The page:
Understanding the Emotional Health of your Teen

What should I know about the emotional health of my teen?

The teenage years of your child can be a difficult period. Teens may feel overwhelmed by the emotional and physical changes they are going through. At the same time, teens may be facing many pressures: by being accepted by friends, parents and other adults to do well in school, or activities such as sports or part-time jobs.

The teen years are a period of transition from childhood to adulthood. Teens usually have a conflict to be dependent on their parents even though they feel a great desire to be independent. They can experiment with new values, ideas, hairstyles and clothing styles as they try to define who they are. Although this may be uncomfortable for parents, this is a normal part of being a teenager.

What can I do to help my teen?

Communicating your love to your child is the most important thing you can do. Children decide how they feel about themselves largely by how their parents react to them. For this reason, it is important for parents to help children to make them feel good about themselves. It is also important to communicate your values ​​and set expectations and limits, for example insist on honesty, self-control and respect for others while allowing teenagers to have their own space.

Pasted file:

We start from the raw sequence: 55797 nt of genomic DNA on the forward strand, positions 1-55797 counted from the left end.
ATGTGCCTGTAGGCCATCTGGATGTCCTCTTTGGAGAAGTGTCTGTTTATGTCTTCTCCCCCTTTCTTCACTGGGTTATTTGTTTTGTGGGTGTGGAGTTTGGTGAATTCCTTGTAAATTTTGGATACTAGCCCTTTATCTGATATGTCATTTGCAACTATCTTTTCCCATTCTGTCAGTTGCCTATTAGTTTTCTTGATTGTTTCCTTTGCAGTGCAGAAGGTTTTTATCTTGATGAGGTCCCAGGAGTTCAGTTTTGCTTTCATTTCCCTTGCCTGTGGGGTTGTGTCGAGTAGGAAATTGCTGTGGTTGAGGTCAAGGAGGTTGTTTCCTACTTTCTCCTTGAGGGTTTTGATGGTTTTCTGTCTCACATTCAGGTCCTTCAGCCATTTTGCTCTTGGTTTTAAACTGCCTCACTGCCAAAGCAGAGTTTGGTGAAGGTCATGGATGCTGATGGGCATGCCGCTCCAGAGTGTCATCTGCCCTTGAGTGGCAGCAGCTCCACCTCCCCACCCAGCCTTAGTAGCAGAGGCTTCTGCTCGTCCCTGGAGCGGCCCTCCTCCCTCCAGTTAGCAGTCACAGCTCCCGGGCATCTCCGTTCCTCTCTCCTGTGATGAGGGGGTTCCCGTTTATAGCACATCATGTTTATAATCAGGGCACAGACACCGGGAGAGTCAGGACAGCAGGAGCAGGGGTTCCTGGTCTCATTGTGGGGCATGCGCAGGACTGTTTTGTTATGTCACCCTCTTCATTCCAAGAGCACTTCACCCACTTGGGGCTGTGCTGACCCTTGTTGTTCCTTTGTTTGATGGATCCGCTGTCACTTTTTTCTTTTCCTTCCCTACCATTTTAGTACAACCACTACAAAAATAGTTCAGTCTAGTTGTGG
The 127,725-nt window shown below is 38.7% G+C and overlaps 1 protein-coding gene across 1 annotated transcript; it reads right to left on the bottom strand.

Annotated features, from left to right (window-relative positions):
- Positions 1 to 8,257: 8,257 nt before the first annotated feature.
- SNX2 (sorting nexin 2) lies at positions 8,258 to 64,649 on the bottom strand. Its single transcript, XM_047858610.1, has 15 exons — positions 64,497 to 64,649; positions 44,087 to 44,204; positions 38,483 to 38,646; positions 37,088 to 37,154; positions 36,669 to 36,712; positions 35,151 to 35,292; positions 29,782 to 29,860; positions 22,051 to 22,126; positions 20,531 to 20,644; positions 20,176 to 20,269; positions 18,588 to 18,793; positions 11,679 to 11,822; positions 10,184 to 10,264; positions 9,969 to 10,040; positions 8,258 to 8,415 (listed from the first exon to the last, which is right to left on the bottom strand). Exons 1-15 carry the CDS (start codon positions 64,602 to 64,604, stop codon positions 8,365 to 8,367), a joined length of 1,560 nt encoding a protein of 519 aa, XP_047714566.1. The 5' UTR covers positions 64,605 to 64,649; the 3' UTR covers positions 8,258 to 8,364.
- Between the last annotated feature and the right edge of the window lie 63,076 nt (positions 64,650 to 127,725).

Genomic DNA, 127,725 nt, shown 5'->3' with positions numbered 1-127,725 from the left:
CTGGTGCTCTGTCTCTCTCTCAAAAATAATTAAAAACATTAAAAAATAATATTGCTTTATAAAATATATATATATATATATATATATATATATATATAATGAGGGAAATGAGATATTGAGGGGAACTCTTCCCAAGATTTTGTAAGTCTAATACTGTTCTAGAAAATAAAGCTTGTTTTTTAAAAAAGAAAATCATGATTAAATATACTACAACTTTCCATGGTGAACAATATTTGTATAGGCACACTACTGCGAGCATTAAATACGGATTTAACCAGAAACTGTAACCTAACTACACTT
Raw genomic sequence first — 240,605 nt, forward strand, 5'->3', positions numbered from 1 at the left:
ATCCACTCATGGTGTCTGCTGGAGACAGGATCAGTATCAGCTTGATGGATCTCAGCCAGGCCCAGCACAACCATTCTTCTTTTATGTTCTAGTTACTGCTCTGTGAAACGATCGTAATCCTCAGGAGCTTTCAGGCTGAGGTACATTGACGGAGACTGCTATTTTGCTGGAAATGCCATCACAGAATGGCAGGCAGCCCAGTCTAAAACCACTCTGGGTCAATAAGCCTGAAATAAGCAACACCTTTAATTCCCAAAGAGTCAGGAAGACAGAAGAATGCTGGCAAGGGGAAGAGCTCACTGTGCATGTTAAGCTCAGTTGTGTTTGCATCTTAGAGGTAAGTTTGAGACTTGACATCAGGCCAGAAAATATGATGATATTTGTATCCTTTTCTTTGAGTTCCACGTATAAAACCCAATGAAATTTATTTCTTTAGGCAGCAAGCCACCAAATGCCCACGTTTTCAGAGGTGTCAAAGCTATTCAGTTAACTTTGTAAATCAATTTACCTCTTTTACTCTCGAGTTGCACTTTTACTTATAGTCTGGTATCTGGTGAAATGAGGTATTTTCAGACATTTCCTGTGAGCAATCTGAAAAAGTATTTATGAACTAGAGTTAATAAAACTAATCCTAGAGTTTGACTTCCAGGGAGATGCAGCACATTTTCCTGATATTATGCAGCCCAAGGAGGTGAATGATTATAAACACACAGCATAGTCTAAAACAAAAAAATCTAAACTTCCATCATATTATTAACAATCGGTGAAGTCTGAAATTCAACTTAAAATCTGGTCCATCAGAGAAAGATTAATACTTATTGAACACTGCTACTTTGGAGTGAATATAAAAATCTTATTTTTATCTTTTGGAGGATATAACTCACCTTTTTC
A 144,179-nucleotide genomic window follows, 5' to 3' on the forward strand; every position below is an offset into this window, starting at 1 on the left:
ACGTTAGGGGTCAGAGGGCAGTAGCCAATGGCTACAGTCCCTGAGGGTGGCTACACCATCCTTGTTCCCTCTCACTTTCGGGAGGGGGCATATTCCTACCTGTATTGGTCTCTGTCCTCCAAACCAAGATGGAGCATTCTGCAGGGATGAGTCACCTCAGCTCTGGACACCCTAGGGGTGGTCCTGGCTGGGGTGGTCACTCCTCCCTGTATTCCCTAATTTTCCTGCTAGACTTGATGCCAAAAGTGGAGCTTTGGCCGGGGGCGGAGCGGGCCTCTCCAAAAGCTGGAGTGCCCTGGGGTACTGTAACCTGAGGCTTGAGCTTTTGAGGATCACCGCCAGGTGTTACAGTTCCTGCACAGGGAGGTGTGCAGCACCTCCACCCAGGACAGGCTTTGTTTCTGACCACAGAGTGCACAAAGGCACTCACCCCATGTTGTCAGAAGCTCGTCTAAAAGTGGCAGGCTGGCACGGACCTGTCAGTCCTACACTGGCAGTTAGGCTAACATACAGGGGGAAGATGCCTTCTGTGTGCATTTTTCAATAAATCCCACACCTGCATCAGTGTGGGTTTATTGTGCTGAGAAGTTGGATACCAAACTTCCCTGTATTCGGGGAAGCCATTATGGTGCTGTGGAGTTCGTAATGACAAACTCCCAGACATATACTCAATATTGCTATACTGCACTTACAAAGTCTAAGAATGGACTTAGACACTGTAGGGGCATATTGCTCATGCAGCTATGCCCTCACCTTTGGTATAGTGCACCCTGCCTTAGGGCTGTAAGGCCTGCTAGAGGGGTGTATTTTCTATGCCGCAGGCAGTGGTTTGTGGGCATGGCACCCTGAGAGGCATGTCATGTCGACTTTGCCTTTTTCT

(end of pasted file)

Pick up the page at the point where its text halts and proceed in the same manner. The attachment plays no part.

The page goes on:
Parents of adolescents often only notice the problems and they may get in the habit of giving mostly negative feedback and criticism. Although teens need feedback information, they respond best when the reaction is positive. Praising appropriate behavior can help your teen to feel the satisfaction of achievement.

What warning signs should I watch?

Teens, especially those with low self-esteem or family problems are at high risk of a number of self-destructive behaviors such as using drugs or alcohol or having sex without protection. Depression and eating disorders are significant problems in adolescents. The following may be warning signs that your child has a problem:

  • Agitated or restless behavior
  • Weight gain or loss
  • A drop in grades
  • Difficulty concentrating
  • Ongoing feelings of sadness
  • Not caring about people and things
  • Lack of motivation
  • Fatigue, loss of energy and lack of interest in activities
  • Low self-esteem
  • Difficulty sleeping

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